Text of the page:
A Skeptic’s Guide to Birtherism

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September 11, 2001 gave America the ‘Truthers,’ conspiracy theorists who deny that Al Qaeda terrorists were behind the attacks on the World Trade Center. The Apollo 11 landing in 1969 gave America conspiracy theorists who denied that Neil Armstrong ever stepped on the moon. The election of President Barack Obama, in turn, gave America the ‘Birthers,’ conspiracy theorists who allege that America’s first African American President was actually born in Africa, and is Constitutionally ineligible for the Presidency for a laundry list of fabricated reasons. According to recent polls, as many as one quarter of Americans or one half of Republicans doubt that President Obama was born in the United States.

Where do such beliefs come from, and how do they attract this kind of following? Who are the people responsible for such campaigns, and what drives them? What are the common traits of denialism, conspiracism, and political paranoia exemplified in Birtherism, and how can one recognize and avoid similar disreputable theories? These are some of the questions tackled in Loren Collins’ book, Birth of a Notion.

The product of extensive original investigation and research, Birth of a Notion traces the path that Birtherism took to becoming the movement it is today, profiles the people who have led the movement and exposes many of the previously unknown persons who were instrumental in fabricating stories, spreading rumors, and promoting the Birther mythology.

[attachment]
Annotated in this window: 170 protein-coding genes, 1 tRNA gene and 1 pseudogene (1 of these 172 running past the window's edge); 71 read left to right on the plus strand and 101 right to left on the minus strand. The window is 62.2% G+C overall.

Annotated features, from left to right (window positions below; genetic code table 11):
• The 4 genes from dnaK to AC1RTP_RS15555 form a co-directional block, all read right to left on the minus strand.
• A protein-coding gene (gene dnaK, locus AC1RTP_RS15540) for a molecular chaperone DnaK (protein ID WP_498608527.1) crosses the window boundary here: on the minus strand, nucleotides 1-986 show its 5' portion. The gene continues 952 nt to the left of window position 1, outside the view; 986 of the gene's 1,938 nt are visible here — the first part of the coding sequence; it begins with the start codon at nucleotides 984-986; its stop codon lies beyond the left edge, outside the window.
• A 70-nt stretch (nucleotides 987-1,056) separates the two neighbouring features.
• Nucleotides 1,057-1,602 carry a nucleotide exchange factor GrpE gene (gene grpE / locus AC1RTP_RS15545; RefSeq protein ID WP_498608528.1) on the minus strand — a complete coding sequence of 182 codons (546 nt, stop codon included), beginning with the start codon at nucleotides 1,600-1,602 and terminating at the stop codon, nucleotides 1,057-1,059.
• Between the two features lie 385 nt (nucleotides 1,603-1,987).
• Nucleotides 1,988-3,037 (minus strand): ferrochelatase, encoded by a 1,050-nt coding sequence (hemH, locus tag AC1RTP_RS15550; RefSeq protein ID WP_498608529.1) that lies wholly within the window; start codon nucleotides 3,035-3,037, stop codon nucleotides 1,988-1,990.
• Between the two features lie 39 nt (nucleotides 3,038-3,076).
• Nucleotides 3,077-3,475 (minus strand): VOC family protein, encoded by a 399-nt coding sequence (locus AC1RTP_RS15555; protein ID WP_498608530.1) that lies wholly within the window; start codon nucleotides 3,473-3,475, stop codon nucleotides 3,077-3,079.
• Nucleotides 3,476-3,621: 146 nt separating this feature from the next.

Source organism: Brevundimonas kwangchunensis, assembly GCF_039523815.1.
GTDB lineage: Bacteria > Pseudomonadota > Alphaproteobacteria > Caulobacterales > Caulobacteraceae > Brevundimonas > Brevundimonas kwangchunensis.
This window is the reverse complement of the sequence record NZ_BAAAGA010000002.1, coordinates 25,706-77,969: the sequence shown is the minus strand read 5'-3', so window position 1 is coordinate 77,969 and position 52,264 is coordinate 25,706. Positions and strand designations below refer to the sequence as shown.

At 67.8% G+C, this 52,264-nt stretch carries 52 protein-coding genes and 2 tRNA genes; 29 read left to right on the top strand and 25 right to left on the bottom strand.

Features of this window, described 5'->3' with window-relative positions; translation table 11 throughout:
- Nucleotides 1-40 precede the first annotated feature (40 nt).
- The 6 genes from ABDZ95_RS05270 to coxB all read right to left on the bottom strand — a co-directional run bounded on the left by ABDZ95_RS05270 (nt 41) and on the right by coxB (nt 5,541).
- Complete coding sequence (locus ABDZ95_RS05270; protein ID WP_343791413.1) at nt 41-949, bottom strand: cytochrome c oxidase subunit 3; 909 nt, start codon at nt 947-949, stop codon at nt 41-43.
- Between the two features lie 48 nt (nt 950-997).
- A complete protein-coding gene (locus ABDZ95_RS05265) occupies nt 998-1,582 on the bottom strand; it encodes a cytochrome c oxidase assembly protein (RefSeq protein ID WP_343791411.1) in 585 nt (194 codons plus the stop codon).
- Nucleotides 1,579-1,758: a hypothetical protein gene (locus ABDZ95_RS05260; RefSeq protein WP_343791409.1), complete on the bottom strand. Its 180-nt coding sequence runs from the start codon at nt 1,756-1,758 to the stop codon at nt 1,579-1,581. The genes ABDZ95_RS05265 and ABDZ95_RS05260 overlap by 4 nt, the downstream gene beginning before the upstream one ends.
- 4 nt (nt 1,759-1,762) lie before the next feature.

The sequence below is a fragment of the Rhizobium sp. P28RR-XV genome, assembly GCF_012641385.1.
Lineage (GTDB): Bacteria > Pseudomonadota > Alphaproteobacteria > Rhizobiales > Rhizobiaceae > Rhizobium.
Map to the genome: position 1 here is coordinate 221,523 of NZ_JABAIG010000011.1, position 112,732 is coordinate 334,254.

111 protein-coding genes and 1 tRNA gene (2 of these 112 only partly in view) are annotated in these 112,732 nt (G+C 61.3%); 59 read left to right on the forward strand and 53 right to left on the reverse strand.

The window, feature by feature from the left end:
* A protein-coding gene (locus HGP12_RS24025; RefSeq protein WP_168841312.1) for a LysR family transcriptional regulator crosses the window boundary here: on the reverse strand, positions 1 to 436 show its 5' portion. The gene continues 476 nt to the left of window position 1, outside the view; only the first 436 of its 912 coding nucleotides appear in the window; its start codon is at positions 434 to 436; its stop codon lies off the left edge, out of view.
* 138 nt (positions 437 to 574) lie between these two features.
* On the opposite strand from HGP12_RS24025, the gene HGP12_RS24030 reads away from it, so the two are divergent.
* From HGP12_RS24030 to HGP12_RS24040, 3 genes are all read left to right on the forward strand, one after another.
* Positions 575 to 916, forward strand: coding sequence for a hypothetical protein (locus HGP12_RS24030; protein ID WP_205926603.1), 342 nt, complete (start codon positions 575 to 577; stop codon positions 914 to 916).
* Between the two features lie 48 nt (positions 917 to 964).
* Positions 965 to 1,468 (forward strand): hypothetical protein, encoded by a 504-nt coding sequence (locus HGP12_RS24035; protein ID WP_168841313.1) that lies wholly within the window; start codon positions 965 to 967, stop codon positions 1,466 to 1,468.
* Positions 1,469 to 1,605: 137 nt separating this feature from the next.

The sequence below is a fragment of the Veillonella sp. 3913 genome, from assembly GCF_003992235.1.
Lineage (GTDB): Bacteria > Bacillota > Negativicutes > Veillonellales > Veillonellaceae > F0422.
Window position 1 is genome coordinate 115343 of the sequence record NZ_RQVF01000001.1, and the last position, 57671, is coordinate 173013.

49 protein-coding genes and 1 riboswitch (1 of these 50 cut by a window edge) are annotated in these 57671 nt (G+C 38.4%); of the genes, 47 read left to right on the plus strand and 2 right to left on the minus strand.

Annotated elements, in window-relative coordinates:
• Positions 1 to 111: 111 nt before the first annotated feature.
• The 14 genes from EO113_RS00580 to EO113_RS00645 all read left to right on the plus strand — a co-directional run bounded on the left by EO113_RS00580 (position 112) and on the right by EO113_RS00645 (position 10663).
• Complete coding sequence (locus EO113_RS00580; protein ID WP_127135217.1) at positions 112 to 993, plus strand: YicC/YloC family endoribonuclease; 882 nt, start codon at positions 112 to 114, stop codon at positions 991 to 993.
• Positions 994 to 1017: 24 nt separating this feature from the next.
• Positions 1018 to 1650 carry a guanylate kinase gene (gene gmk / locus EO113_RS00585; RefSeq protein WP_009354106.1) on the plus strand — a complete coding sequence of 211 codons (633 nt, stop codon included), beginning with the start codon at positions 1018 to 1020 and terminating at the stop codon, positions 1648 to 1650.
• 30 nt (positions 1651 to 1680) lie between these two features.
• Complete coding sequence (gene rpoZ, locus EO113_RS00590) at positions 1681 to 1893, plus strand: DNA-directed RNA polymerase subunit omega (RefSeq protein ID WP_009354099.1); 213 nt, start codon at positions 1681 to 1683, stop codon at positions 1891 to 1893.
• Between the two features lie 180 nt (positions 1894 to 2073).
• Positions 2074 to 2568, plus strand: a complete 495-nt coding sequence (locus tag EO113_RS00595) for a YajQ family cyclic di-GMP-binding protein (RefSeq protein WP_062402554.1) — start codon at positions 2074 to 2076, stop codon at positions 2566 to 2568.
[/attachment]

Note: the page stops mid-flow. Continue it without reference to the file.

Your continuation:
Birth of a Notion is not, however, focused only on the narrow issue of Birtherism itself. Rather, it utilizes Birtherism’s uniquely bizarre central tenets to illustrate how conspiracism and denialism operate and flourish even in an age of unprecedented access to information, and how otherwise rational people can be taken in by irrational arguments. Thus, the book is not merely a debunking of a singlular conspiracy theory, but it also breaks down the means and methods of conspiracist and denialist movements in general. Through the examination of Birtherism, the reader learns how rumors are started, the various rhetorical techniques used by denialists, and the methods used to promote misinformation. As a field guide to critical thinking, Birth of a Notion aims not merely to tell the story behind a current fringe theory, but strives to teach how the next one might be avoided.